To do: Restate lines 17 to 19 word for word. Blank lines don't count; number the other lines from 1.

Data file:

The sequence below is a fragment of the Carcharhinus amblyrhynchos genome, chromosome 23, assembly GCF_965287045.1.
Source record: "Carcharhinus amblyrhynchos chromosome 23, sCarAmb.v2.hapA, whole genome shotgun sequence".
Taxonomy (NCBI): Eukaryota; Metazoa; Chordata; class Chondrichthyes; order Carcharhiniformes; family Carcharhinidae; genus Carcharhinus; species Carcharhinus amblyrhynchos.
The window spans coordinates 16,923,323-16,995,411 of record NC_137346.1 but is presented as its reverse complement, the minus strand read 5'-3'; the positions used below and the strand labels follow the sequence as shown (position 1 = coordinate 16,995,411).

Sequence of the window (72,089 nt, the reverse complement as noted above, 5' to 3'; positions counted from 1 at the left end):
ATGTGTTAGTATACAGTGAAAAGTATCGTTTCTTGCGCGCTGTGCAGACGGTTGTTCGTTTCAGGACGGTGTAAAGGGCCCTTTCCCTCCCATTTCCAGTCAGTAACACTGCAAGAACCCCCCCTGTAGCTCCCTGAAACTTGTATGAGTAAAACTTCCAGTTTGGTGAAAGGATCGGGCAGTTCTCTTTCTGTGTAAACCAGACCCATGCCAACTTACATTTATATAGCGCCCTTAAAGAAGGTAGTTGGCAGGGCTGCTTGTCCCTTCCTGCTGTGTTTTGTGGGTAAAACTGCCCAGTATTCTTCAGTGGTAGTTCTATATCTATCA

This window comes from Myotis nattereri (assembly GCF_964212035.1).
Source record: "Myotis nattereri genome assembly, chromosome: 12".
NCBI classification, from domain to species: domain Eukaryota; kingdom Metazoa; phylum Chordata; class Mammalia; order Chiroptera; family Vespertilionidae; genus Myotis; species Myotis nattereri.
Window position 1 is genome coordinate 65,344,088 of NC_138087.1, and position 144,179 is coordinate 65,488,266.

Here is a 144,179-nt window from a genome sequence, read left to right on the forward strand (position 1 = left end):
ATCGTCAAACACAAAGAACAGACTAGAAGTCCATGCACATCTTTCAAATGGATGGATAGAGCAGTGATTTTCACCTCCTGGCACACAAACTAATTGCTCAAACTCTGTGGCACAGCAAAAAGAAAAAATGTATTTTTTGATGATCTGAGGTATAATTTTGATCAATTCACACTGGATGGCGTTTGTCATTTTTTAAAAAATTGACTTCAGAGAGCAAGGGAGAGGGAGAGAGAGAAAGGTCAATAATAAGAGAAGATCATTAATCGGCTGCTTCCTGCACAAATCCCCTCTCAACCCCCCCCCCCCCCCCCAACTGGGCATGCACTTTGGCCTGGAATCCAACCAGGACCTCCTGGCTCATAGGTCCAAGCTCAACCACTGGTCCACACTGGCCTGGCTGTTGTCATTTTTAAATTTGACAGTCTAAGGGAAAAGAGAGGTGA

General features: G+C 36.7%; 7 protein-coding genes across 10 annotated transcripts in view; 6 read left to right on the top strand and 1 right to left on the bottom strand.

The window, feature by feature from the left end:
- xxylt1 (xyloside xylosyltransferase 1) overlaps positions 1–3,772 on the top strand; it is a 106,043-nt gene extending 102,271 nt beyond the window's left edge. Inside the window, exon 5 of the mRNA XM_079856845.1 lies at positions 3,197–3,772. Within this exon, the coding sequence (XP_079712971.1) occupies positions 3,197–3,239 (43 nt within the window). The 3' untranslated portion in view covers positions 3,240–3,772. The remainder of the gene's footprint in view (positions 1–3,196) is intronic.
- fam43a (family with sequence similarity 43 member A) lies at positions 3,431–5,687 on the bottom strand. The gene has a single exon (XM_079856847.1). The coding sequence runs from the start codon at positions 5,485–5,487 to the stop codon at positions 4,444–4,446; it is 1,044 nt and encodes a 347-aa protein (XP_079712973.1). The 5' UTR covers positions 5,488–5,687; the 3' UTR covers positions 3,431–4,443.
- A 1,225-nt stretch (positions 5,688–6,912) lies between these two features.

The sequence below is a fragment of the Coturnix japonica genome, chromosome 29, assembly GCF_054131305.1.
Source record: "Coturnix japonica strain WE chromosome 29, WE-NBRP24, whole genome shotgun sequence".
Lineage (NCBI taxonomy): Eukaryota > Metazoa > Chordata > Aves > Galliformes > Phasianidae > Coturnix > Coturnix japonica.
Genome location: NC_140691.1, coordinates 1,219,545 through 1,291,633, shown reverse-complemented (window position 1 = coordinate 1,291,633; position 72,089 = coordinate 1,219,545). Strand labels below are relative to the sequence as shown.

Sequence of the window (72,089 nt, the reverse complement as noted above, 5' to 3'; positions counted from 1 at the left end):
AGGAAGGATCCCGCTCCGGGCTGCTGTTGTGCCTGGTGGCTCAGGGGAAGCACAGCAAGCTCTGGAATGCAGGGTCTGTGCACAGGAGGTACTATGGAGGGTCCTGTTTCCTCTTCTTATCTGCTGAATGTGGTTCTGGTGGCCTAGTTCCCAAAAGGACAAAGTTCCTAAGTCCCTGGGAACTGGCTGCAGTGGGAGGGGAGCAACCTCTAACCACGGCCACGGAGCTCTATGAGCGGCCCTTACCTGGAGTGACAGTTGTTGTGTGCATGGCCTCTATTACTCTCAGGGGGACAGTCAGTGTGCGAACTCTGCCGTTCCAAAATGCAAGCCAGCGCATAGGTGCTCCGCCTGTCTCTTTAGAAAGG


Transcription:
- A 1,225-nt stretch (positions 5,688–6,912) lies between these two features.

The sequence below is a fragment of the Coturnix japonica genome, chromosome 29, assembly GCF_054131305.1.
Source record: "Coturnix japonica strain WE chromosome 29, WE-NBRP24, whole genome shotgun sequence".